On Wednesday, February 2, the dynamic and innovative mayor of Newark, New Jersey, Cory Booker, announced the Newark Peace Education Summit: The Power of Nonviolence. The Dalai Lama will join Mayor Booker and other activists and experts on May 13-15 to share stories of challenge and success in the inner city.
I think this may end up being more than just another conference. It could be a watershed event. The Dalai Lama headlined an event in 1997 in the San Francisco Bay Area with the same purposes: to explore ways in which the quality of peace found in meditation could be extended to the world at large. A lot has happened in 14 years. Traditional forms of activism and community organizing have been melding with approaches that foster mindfulness, awareness, compassion, and contemplation. Mindfulness is mainstream. And the Great Recession has hit the inner cities hard. They need more attention than ever.
The gathering–which is being produced by Tibet House US and co-convened by The Drew A. Katz Foundation–will bring together over thirty people who have worked to promote peace and non-violence in many different spheres, including South Bronx green jobs activist Majora Carter; Ismael Beah, whose account of his life has a child soldier is a groundbreaking work on trauma and recovery; cultural anthropologist Wade Davis; Anthony MacMillan, director of Newark’s downtown district; Zainab Salbi, founder of Women for Women International; prisoner advocate and reformer Wilbert Rideau; and Jeffrey Sachs, director of the Earth Institute.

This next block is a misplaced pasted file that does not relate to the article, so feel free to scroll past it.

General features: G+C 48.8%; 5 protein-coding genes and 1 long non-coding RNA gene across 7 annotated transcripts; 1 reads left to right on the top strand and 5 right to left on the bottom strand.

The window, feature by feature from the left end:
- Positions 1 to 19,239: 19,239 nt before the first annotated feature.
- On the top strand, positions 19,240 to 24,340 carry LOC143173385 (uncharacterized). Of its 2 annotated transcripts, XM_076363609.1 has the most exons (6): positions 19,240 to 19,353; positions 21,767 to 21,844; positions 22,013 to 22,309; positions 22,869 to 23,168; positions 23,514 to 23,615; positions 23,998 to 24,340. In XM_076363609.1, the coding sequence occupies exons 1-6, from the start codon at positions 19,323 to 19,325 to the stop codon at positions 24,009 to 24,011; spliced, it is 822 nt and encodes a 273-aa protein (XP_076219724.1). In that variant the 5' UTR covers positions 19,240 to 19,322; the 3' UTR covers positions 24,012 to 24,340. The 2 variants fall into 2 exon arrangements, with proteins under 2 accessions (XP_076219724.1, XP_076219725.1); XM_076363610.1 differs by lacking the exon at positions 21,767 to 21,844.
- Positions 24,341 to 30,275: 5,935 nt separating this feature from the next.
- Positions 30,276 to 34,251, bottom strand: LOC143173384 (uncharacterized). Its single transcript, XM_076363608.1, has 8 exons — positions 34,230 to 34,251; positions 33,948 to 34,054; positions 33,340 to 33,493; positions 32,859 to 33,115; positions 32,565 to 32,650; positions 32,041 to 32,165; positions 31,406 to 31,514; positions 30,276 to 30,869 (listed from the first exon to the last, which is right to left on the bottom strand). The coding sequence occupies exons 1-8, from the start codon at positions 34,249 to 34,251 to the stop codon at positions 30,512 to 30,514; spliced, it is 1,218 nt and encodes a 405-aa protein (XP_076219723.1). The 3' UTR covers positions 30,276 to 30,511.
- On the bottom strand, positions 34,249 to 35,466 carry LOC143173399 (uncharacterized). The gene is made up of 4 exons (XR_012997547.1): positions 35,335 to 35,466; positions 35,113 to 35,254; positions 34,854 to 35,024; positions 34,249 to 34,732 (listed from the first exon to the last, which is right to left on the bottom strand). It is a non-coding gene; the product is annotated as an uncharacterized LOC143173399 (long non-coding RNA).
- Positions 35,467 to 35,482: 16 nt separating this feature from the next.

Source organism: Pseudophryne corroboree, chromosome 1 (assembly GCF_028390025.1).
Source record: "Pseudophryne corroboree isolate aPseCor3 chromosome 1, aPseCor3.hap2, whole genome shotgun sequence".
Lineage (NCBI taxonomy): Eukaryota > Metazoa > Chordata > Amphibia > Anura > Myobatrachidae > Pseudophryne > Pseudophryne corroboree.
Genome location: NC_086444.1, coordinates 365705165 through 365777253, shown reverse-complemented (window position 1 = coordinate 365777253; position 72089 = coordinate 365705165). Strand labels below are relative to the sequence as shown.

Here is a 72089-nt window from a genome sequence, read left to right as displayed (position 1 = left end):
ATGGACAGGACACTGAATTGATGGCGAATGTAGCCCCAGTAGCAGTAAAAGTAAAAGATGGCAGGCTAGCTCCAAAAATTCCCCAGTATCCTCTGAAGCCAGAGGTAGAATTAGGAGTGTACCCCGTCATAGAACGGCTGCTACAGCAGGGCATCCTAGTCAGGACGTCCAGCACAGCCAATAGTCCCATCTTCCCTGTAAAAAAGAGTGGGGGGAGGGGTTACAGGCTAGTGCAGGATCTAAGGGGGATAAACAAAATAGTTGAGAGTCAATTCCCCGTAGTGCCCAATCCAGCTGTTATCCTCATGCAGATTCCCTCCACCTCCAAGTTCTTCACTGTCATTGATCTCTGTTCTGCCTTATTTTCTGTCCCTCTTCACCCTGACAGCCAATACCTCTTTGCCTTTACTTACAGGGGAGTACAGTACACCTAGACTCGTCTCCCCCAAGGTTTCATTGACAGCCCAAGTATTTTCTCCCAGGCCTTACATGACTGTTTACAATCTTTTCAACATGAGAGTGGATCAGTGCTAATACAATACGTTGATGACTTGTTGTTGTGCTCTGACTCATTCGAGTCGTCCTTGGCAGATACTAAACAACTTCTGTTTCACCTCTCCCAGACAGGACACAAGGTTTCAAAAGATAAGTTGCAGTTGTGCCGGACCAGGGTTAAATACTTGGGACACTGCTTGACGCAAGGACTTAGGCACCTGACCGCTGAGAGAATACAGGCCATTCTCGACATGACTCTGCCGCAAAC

The Dalai Lama has been on a long campaign to redefine the peace found in meditation as something that is more than personal. When we pause and leave space, we can discover natural warmth and openness that helps us see how to cultivate peace in the world. Such an effort helps to redefine “world peace” as something tangible and immediate, applicable to our immediate surroundings. When we reach out, we find that we are doing something more profound than giving a helping hand. We find we are interconnected, and we wonder just who is helping whom?
How can we cultivate peace in the front lines of America—the hard neighborhoods that are only miles or blocks from the most affluent addresses on the planet—where lack of opportunity goes hand in hand with violence? I’m hoping that many people will go to Newark to have something to say about that—and to learn something about that. We’ll be keeping our eyes and ears open.
Barry Boyce, Editor